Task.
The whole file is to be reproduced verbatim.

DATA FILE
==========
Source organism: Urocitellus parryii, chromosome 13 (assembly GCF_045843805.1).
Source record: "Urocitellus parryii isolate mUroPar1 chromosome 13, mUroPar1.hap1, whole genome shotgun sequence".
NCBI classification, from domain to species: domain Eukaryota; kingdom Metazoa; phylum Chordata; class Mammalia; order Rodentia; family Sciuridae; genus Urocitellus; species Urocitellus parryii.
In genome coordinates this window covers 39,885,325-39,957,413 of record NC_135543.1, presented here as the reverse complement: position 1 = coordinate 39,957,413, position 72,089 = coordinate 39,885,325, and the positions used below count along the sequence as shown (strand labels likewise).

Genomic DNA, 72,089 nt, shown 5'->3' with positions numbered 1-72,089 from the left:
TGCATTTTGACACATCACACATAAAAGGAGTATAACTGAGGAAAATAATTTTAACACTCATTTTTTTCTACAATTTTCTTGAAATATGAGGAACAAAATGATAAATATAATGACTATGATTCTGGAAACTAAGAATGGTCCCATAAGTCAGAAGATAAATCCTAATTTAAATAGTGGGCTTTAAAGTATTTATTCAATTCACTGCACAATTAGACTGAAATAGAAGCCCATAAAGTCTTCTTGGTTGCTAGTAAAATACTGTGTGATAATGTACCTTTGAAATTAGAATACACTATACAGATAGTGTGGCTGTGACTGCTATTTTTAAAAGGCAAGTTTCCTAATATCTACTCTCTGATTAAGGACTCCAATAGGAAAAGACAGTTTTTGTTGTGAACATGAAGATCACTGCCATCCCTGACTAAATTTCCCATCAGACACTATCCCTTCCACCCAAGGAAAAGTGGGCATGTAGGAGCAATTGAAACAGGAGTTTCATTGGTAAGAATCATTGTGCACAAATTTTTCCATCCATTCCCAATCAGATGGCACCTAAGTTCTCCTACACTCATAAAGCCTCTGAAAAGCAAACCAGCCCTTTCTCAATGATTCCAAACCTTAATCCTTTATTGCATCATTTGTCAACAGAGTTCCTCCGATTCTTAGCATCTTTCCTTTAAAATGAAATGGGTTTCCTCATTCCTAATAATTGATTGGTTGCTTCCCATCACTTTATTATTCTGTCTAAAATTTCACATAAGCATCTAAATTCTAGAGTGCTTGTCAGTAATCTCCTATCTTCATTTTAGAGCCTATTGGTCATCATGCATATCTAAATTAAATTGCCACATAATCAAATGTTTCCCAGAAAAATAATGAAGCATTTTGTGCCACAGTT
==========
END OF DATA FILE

Source organism: Urocitellus parryii, chromosome 13 (assembly GCF_045843805.1).
Source record: "Urocitellus parryii isolate mUroPar1 chromosome 13, mUroPar1.hap1, whole genome shotgun sequence".
NCBI classification, from domain to species: domain Eukaryota; kingdom Metazoa; phylum Chordata; class Mammalia; order Rodentia; family Sciuridae; genus Urocitellus; species Urocitellus parryii.
In genome coordinates this window covers 39,885,325-39,957,413 of record NC_135543.1, presented here as the reverse complement: position 1 = coordinate 39,957,413, position 72,089 = coordinate 39,885,325, and the positions used below count along the sequence as shown (strand labels likewise).

Genomic DNA, 72,089 nt, shown 5'->3' with positions numbered 1-72,089 from the left:
TGCATTTTGACACATCACACATAAAAGGAGTATAACTGAGGAAAATAATTTTAACACTCATTTTTTTCTACAATTTTCTTGAAATATGAGGAACAAAATGATAAATATAATGACTATGATTCTGGAAACTAAGAATGGTCCCATAAGTCAGAAGATAAATCCTAATTTAAATAGTGGGCTTTAAAGTATTTATTCAATTCACTGCACAATTAGACTGAAATAGAAGCCCATAAAGTCTTCTTGGTTGCTAGTAAAATACTGTGTGATAATGTACCTTTGAAATTAGAATACACTATACAGATAGTGTGGCTGTGACTGCTATTTTTAAAAGGCAAGTTTCCTAATATCTACTCTCTGATTAAGGACTCCAATAGGAAAAGACAGTTTTTGTTGTGAACATGAAGATCACTGCCATCCCTGACTAAATTTCCCATCAGACACTATCCCTTCCACCCAAGGAAAAGTGGGCATGTAGGAGCAATTGAAACAGGAGTTTCATTGGTAAGAATCATTGTGCACAAATTTTTCCATCCATTCCCAATCAGATGGCACCTAAGTTCTCCTACACTCATAAAGCCTCTGAAAAGCAAACCAGCCCTTTCTCAATGATTCCAAACCTTAATCCTTTATTGCATCATTTGTCAACAGAGTTCCTCCGATTCTTAGCATCTTTCCTTTAAAATGAAATGGGTTTCCTCATTCCTAATAATTGATTGGTTGCTTCCCATCACTTTATTATTCTGTCTAAAATTTCACATAAGCATCTAAATTCTAGAGTGCTTGTCAGTAATCTCCTATCTTCATTTTAGAGCCTATTGGTCATCATGCATATCTAAATTAAATTGCCACATAATCAAATGTTTCCCAGAAAAATAATGAAGCATTTTGTGCCACAGTT